Seeing as we Brits just love to chat about the weather (or complain about it), I thought it would be fun to outline ten different ways British people in the UK refer to hot weather.
The Met Office has forecasted more sunny spells this coming week, which could see temperatures even higher than the ones we enjoyed last Bank Holiday weekend.
You’re probably going to hear quite a few of these expressions over the course of next week… but let me know in the comments which one catch yourself saying the most!
“I like it hot, but not this hot”
Come rain or shine, Brits just never seem to be fully content about the weather. As it will be getting hot later in the week, this saying may just fully sum up how we’re all going to be feeling.
“It’s like a sauna in here”
There is absolutely no need to pay to go to a sauna this week when we’re going to have one in our non-air-conditioned offices. As far as dramatic British sayings about hot weather go, this one is a classic.
“A storm is brewing”
There is just something about the word “brew” or “brewing” that sounds so quintessentially British. After long periods of hot, sunny weather, and those dark clouds gather, you may be tempted to say just this.
The term may have been popularised by Love Island, but it turns out that the weather can also play you by being “muggy”. When it is especially muggy outside, you will feel a combination of humidity and heat that makes you simply uncomfortable.
“The sun has got his hat on”
As told in the hit song by Ambrose and His Orchestra, “the sun has got his hat on” is a common way of saying that the sun is putting on a show for us.
“Not a cloud in the sky”
When the sky is looking a delightful shade of blue, this saying definitely does come out to play.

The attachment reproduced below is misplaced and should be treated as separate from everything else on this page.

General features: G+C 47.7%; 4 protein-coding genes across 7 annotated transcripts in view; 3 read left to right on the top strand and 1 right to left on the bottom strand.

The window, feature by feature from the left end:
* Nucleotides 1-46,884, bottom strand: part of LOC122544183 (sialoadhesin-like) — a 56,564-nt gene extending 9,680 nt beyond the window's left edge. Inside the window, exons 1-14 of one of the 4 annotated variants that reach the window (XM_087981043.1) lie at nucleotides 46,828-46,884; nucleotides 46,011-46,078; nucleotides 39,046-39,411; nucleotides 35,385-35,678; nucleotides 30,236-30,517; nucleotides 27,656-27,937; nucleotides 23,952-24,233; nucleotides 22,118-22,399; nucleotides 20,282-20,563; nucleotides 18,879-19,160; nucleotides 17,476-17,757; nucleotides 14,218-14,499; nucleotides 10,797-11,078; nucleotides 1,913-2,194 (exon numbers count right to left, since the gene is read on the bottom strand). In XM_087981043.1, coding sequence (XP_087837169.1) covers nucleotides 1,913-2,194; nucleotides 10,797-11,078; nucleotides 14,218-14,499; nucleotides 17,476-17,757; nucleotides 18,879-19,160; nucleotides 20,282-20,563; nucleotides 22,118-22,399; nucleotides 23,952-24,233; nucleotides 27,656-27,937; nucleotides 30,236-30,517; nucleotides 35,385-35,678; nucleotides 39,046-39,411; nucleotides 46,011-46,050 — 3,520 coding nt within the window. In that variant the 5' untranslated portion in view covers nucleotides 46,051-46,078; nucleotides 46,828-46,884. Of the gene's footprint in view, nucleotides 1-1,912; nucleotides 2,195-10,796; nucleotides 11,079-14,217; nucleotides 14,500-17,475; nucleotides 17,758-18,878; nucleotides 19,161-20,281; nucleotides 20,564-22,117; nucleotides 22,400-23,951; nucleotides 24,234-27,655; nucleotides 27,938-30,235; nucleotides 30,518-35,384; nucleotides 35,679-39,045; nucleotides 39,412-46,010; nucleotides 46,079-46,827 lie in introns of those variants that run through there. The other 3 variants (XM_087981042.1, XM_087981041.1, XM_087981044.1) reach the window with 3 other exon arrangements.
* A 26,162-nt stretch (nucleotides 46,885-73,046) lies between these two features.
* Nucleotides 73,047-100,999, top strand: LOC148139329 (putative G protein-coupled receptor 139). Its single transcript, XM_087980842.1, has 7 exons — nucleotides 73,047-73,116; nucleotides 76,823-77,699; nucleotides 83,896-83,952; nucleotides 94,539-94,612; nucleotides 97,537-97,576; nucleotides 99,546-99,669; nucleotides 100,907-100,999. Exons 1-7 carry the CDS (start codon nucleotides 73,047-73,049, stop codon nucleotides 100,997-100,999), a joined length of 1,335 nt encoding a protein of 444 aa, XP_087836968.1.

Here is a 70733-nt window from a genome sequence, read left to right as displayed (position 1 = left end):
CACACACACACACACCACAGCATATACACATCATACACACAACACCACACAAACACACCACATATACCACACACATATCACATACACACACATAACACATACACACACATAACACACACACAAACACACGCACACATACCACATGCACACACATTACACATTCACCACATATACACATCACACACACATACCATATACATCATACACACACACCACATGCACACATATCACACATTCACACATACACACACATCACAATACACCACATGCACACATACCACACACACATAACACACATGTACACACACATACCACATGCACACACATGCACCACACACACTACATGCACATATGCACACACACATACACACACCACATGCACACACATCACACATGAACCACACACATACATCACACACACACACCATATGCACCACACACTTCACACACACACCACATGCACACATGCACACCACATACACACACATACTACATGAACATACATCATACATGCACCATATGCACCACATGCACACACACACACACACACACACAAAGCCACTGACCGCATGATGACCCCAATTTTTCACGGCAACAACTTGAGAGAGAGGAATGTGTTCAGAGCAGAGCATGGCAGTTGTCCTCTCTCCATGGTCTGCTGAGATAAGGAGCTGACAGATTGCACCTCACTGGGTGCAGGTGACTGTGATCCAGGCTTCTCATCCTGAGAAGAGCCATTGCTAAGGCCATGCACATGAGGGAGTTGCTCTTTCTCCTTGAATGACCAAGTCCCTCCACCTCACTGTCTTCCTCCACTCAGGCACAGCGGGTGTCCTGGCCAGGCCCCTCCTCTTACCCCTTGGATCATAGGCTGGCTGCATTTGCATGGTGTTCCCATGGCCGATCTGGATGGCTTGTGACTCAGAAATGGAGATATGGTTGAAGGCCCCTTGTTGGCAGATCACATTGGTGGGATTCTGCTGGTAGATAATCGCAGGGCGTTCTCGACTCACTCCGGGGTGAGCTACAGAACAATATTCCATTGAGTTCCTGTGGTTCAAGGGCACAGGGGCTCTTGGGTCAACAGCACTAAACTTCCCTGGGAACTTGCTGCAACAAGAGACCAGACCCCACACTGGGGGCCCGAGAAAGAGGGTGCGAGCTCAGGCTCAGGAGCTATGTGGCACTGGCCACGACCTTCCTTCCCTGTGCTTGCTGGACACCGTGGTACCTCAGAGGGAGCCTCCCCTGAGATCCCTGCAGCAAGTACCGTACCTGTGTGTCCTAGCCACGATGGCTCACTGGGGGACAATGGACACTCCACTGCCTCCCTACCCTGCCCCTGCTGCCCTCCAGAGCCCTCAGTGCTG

“It’s a scorcher”
It’s expected that the heatwave will hit its peak as we head into the weekend, and if you want a colloquial phrase to describe the very hot days ahead, “it’s a scorcher” is the one.
There’s no need to pop the kettle on during the heatwave when you’re already boiling up yourself. Instead of a warm cup of tea, perhaps a refreshing iced coffee or smoothie will sort us out.
“It’s sweltering outside”
Even the sound of the word “sweltering” just makes us want to turn the fan on. When it comes to describing uncomfortably hot conditions, this word has a rightful place in the British warm weather dictionary.
“I love this tropical weather”
Let’s be honest, Brits just aren’t used to warm weather in their own country. And so when we get the slightest bit of sun or heat, it becomes natural for us to compare the climate to somewhere warm we visited abroad.
I’m intrigued.. are there any other quirky ways British people refer to hot weather that I’ve missed from this list?
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